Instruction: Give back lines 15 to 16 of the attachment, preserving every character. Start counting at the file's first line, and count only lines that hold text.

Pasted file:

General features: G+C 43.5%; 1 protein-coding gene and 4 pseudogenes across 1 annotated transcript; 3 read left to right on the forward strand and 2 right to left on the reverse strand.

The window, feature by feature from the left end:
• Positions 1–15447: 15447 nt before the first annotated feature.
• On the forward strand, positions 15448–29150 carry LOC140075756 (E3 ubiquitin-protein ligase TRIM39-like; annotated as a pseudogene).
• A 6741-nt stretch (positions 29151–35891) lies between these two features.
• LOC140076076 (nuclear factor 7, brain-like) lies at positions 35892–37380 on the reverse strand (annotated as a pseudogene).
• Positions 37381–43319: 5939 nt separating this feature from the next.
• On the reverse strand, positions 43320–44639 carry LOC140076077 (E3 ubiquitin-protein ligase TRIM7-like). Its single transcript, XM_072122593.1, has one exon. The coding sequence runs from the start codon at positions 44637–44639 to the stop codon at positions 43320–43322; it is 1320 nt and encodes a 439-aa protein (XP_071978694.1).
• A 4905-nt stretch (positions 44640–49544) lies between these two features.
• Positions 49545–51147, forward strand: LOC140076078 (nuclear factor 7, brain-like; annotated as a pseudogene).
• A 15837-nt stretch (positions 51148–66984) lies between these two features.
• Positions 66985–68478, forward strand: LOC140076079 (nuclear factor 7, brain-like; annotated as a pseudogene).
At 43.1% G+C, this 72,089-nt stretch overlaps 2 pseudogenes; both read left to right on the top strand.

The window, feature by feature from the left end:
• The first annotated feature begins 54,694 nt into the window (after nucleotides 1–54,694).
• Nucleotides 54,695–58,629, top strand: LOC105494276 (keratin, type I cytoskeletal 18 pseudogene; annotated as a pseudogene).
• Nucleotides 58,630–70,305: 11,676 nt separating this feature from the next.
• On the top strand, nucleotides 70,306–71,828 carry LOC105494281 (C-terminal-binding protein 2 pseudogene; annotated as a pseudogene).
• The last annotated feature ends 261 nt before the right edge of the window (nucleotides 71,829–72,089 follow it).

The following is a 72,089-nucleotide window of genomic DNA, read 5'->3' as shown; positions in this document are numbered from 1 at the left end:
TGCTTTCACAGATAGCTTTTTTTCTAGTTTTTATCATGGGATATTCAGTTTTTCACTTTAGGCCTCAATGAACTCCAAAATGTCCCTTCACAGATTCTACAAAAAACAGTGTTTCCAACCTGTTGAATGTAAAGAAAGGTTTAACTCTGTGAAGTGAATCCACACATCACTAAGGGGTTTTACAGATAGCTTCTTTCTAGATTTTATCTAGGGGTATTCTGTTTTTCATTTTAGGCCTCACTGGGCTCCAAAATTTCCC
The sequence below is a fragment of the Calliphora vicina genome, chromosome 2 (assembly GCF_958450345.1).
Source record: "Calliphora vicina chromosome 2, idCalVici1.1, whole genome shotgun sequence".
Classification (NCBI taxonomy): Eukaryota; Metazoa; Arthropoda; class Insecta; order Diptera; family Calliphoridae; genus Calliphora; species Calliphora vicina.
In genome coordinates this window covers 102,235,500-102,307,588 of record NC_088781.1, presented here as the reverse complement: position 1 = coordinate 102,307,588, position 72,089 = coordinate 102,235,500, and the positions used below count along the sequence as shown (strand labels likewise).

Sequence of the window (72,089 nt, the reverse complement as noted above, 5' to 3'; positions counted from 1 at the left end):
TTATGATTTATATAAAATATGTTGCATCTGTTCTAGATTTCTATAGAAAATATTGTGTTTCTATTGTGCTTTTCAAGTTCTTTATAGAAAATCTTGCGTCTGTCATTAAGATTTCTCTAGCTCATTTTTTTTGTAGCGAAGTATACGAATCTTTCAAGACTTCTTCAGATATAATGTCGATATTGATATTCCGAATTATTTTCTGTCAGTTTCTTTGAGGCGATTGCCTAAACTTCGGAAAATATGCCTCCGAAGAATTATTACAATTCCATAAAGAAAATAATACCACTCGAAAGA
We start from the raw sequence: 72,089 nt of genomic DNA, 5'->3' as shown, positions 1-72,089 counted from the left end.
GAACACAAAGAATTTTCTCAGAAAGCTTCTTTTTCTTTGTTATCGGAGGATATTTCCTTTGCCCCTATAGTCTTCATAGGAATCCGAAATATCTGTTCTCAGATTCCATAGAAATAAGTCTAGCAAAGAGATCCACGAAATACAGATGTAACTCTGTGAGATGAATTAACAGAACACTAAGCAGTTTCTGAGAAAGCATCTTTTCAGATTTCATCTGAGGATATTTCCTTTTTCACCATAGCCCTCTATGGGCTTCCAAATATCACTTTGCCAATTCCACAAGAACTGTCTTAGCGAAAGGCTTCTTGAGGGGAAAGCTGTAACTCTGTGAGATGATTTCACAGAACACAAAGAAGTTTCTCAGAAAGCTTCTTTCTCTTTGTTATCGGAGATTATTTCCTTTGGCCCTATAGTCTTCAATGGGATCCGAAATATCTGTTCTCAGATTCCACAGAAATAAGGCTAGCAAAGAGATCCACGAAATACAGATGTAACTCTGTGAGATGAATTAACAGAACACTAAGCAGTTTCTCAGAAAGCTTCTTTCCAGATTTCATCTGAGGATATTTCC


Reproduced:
• The first annotated feature begins 54,694 nt into the window (after nucleotides 1–54,694).
• Nucleotides 54,695–58,629, top strand: LOC105494276 (keratin, type I cytoskeletal 18 pseudogene; annotated as a pseudogene).